7. Export of Services – To promote the export of services, various categories of services houses have been given recognition. Here also recognition is granted on the basis of their export performance.
8. Export Finance – It is provided to the exporters at a concessional rate. There are two types of export finance:-
a. Pre-shipment finance – it is made available to finance the purchase, processing, manufacturing or packing of goods.
b. Post-shipment finance – it is provided to fill the gap between the sale and realization of sale.
9. Export Processing Zones (EPZs) – It has been set up by the government to provide internationally competitive duty free environment for exports. Government is providing infrastructural facilities to produce goods at a lower cost. Customs clearances and other formalities simplified.
No import license is needed to import capital goods, raw materials etc.. They are also exempted from payment of GST for those items bought from domestic market. Recently the EPZs are converted into Special Economic Zones (SEZs) by giving more privileges.
The major export processing zones in India are:-
a. Kandla Export Processing Zone (KEPZ), Kandla, Gujarat.
b. Santa Cruz Electronic Export Processing Zone (SEEPZ), Santa Cruz, Bombay. c. Noida Export Processing Zone (NEPZ), Noida, UP.
d. Chennai Export Processing Zone (CEPZ), Chennai, Tamil Nadu. e. Cochin Export Processing Zone ( CEPZ), Cochin, Kerala.
f. Falta Export Processing Zone (FEPZ), Falta, West Bengal.
g. Visakhapatnam Export Processing Zone (VEPZ), Visakhapatanam.
10. 100% Export Oriented Units – These units are set up for the export of the entire products. They can be set up anywhere in India. They get all the benefits provided to units in the EPZ.
Organizational Support – Some of the important institutions set up by Govt. of India to promote foreign trade in our country are as follows:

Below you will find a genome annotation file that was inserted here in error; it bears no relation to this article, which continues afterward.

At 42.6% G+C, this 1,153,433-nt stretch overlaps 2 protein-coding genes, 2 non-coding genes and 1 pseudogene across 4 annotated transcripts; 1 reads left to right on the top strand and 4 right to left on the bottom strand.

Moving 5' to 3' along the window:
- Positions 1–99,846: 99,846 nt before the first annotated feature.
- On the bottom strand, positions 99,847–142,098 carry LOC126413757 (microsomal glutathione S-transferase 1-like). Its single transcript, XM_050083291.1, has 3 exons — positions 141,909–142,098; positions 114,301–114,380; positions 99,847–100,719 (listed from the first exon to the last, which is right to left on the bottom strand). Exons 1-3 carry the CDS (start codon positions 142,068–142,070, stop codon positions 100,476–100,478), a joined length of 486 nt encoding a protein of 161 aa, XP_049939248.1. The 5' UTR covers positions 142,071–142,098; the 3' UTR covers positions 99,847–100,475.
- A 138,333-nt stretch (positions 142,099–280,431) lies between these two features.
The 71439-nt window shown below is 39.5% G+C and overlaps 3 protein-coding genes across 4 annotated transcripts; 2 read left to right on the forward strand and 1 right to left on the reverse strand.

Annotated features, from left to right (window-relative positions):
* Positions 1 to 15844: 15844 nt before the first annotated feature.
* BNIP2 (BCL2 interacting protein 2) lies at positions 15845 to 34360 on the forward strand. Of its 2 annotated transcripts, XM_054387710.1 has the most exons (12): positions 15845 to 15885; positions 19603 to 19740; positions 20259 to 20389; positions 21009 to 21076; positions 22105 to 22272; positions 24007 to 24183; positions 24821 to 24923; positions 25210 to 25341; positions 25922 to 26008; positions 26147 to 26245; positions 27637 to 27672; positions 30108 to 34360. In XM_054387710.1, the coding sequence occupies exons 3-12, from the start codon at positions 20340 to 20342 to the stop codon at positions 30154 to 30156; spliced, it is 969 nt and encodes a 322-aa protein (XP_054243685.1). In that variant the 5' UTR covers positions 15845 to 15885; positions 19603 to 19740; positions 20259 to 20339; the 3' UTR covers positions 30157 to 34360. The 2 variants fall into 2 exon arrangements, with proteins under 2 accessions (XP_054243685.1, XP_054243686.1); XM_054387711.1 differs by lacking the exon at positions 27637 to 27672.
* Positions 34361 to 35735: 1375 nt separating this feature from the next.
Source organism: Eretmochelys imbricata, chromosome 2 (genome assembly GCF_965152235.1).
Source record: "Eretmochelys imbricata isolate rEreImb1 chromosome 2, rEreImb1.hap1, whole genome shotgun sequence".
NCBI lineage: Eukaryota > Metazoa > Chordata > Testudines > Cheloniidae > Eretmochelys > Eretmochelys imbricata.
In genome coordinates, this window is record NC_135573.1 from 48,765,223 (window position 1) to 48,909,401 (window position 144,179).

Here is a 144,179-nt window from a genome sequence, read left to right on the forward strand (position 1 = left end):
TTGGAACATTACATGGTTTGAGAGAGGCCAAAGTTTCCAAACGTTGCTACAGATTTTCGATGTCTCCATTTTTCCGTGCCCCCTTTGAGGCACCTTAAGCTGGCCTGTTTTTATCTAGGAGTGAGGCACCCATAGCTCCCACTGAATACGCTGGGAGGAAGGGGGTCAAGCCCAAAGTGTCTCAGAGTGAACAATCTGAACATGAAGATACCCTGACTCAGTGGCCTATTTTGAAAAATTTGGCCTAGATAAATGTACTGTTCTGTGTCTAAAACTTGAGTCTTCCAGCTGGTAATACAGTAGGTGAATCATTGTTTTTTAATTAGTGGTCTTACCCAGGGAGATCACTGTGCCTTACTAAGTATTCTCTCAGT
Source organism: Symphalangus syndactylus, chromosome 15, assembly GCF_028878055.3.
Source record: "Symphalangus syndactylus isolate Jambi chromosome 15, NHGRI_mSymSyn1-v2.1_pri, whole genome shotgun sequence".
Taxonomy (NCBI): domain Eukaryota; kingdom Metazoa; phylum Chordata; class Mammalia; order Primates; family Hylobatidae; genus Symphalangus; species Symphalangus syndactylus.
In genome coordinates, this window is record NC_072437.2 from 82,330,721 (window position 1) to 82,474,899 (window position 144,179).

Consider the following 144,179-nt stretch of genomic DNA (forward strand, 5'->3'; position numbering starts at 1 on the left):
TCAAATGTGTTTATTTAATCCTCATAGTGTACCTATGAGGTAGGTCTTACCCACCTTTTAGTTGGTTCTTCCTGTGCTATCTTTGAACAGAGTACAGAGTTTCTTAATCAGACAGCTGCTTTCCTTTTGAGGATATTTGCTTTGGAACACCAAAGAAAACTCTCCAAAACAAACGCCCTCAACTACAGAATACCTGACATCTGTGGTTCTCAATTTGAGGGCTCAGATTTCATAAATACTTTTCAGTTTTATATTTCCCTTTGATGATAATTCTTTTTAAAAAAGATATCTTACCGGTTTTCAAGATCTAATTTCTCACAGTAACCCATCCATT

1. Department of Commerce – Under the Ministry of Commerce – Apex body – To maintain better commercial relation with other countries – Formulate policies on foreign trade.
2. Export Promotion Councils (EPCs)– Formed as joint stock companies or societies – non-profit organizations – to promote exports of particular products.
3. Commodity Boards – Supplementary to EPCs – Established by Govt. of India – Eg: Coffee Board, Spices Board, Silk Board, Rubber Board etc.
4. Export Inspection Council – Established by Govt. of India – under Export Quality Control and Inspection Act 1963 – To ensure the quality of goods for export.
5. Indian Trade Promotion Organization (ITPO) – Established in 1992 under the Ministry of Commerce – To promote trade and industry – Conducting trade fairs and exhibitions in India and outside – Assists export firm to participate in international trade fairs and exhibitions.
6. Indian Institute of Foreign Trade – To introduce professionalism in the country’s foreign trade management – They provide training in international trade, conducting researches, analyzing data connected with international trade and investment.